Research Can Help Stop Businesses From Falling Victims Of Predatory Lenders Opinion

Small businesses face challenges every day and the holiday season is no exception.

With the stress that accompanies the holiday season, some small business owners are becoming vulnerable to predatory lenders who target them with loans that sound too good to be true. However, there are many resources that small business owners can access to make sure they don’t fall victim to a predatory loan.

As with any loan, research is key. For example, before applying for a loan, a business owner should research current interest rates to get a good idea of ​​what to expect. If a lender offers something too high, that’s a red flag. Additionally, predatory lenders often promise one type of loan or a certain interest rate, but then give the business owner a different loan or higher interest rate. Sometimes the higher interest rate will not go into effect until a few months after the start of the loan.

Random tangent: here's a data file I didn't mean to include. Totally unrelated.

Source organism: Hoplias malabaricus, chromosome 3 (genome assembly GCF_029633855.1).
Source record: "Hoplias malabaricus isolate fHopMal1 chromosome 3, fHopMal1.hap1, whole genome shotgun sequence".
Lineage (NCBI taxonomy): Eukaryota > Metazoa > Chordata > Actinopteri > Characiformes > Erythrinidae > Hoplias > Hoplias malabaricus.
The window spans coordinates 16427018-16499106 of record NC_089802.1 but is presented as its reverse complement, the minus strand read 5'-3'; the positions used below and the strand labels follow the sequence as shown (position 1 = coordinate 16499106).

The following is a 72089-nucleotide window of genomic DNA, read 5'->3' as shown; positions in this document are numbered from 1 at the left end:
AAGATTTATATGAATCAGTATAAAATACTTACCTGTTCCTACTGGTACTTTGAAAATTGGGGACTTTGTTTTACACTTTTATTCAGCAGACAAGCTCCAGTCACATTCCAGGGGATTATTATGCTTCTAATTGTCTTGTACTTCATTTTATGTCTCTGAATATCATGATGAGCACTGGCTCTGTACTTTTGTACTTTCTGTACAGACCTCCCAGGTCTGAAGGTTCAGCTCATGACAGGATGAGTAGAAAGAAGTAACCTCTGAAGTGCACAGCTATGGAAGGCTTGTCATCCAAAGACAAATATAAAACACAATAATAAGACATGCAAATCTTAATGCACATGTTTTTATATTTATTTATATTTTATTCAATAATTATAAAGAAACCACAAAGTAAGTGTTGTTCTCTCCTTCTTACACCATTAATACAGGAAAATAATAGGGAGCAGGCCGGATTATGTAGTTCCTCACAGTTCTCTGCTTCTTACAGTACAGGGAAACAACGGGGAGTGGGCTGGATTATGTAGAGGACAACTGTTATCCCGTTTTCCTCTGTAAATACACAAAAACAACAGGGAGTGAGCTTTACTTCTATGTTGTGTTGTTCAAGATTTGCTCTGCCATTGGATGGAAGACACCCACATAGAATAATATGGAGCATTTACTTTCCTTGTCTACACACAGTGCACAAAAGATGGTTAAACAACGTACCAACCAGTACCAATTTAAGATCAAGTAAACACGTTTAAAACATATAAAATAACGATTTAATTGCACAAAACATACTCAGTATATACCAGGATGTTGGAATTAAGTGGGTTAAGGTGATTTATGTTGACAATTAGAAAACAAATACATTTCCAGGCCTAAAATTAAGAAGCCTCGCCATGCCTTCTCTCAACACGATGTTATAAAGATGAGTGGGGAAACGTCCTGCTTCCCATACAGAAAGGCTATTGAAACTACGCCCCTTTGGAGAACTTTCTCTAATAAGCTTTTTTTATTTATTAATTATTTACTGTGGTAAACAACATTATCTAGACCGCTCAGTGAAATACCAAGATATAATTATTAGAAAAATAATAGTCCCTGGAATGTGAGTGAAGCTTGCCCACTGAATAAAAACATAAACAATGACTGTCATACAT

While tempting, if a lender promises to extend an offer without checking the credit history of business owners, stay away. Credit checks are used to assess the owner’s ability to repay the loan on reasonable terms. A lender who avoids this step may offer a loan that the business cannot afford and lock them into a cycle of debt.

Other warning signs include excessive fees, rushed approval of documents, lump sum payments, unsolicited offers, prepayment penalties, and offers to help set up automatic payments from the account. bank of a borrower.

For many, owning a small business is the ultimate American dream. Even though there are predatory lenders, many reputable lenders offer reasonable loans. By researching and contacting organizations like the Rural Affairs Center, getting a loan that works for them can turn their dream into reality.

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